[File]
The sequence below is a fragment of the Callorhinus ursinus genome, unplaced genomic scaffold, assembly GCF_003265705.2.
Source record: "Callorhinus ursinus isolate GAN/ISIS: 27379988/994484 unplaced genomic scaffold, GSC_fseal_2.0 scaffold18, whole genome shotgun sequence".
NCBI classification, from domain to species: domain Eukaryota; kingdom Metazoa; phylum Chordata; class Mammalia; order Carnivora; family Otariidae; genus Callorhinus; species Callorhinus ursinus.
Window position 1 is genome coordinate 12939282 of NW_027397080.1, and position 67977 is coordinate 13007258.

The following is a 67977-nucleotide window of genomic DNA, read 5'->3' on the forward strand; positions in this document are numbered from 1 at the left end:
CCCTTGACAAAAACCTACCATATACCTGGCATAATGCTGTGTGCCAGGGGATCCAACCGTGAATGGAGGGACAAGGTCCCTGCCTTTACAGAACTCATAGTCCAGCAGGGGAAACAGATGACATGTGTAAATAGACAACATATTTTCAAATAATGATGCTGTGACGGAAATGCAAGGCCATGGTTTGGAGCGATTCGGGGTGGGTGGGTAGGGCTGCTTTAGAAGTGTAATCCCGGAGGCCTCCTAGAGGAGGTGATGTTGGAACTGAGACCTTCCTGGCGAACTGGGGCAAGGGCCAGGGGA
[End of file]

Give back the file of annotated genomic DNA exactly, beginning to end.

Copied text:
The sequence below is a fragment of the Callorhinus ursinus genome, unplaced genomic scaffold, assembly GCF_003265705.2.
Source record: "Callorhinus ursinus isolate GAN/ISIS: 27379988/994484 unplaced genomic scaffold, GSC_fseal_2.0 scaffold18, whole genome shotgun sequence".
NCBI classification, from domain to species: domain Eukaryota; kingdom Metazoa; phylum Chordata; class Mammalia; order Carnivora; family Otariidae; genus Callorhinus; species Callorhinus ursinus.
Window position 1 is genome coordinate 12939282 of NW_027397080.1, and position 67977 is coordinate 13007258.

The following is a 67977-nucleotide window of genomic DNA, read 5'->3' on the forward strand; positions in this document are numbered from 1 at the left end:
CCCTTGACAAAAACCTACCATATACCTGGCATAATGCTGTGTGCCAGGGGATCCAACCGTGAATGGAGGGACAAGGTCCCTGCCTTTACAGAACTCATAGTCCAGCAGGGGAAACAGATGACATGTGTAAATAGACAACATATTTTCAAATAATGATGCTGTGACGGAAATGCAAGGCCATGGTTTGGAGCGATTCGGGGTGGGTGGGTAGGGCTGCTTTAGAAGTGTAATCCCGGAGGCCTCCTAGAGGAGGTGATGTTGGAACTGAGACCTTCCTGGCGAACTGGGGCAAGGGCCAGGGGA